If, as the odds go, it doesn’t work out, our firm will be here to help next time. To be clear, my team and I have never been unable to fix a case someone else has screwed up before, but sometimes, the cost of those mistakes is having to wait longer would have otherwise been required had we originally handled it the first time around.
This is why it’s so great that, at least now, anyone who wants to do this “right” the first time can do so remotely, without having to come back to Michigan. That’s a new twist on the process, and a real benefit to anyone considering it.
Previously, a person had only 2 choices:
1. Stay at home, and do an appeal by mail (and, in 3 out of 4 cases, lose), or,
Because of Covid-19, and as of this writing, the Michigan Secretary of State is doing all restoration and clearance hearings via a remote platform. Thus far, no plans have been announced to go back to live, in-person hearings, and it seems likely that, given how well they’ve worked out, and at least in clearance appeal cases, handling them remotely will always remain an option.
Moreover, both our office and our evaluator can handle all the legal and clinical work remotely, as well, meaning that even if the day ever did come when the Secretary of State stopped doing remote hearings (although that seems very unlikely), a person would still only have to make 1 trip back to Michigan, rather than having to do so twice.
Anyone who digs deep enough will find that, in the past, I wrote about my strong preference for live hearings instead of video hearings. However, back then, the state did not offer a truly remote way to do them.
Instead, the old system required a person and his or her lawyer to go to a Secretary of State branch office equipped with a video room and sit at a desk in front of a long-distance camera and a monitor projecting the same long-distance image of the hearing officer, complete with poor sound.
The whole experience was terrible.
I only did one such “video hearing,” sometime around 2018 (I had no choice, as we were hired for an ignition interlock violation after the matter had already been scheduled), and when it was over, I swore I’d never do another. I’d describe the technology used then as mid-grade, circa late 1990’s, meaning a good 20 years out-of-date.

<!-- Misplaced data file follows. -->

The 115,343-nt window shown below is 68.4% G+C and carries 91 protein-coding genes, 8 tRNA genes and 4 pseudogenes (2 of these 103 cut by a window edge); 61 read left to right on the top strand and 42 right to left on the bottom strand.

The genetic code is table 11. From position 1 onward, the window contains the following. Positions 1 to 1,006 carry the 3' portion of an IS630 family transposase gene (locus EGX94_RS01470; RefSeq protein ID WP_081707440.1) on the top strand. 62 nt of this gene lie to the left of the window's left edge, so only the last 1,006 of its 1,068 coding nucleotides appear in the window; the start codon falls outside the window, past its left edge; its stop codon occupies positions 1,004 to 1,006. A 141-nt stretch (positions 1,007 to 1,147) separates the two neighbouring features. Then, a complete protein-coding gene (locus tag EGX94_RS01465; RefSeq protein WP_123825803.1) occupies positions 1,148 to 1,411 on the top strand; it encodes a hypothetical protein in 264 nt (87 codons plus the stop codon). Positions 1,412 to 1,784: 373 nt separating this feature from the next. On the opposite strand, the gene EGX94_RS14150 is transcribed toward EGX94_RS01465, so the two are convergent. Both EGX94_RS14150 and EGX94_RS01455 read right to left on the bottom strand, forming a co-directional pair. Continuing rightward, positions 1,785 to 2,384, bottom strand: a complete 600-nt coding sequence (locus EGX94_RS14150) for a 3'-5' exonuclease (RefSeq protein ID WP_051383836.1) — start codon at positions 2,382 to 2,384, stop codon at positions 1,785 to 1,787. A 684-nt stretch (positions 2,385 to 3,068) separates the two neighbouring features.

Things are much different now, not just because they have to be, but also because technology has improved, and even sitting in front of a smartphone is an order of magnitude better than the grainy-picture and boomy-sound that one would have to endure while sitting in some side room at a Secretary of State branch office using an obsolete video system procured by the state from the lowest bidder.
Over the last months, our firm has conducted dozens and dozens of remote hearings over the internet. These are simply way better than the old “video hearings” that I hated so much.
In fact, things have worked out so well that my team and I still guarantee to win every license restoration and clearance appeal case we take. For everything I could say about the process, the old saying that “money talks” says it best.
In other words, we put our money where our mouths are.
Most of the time we’ve done remote hearings, we’ve have logged on while in our office, and our client has been at his or her home, but we’ve also had a few clients who have been technologically challenged and have elected to come to our office and sit with us, instead.
That’s not a problem. Our driver’s license restoration law firm can accommodate anything.
In fact, while most of our clients now elect to first meet with us remotely, we still do in-office meetings as well.
Yet for as convenient as this all can be, a person still has to be eligible to file a license appeal and meet the legal standards required to win.
We’ll stop here, and pick that up in part 2.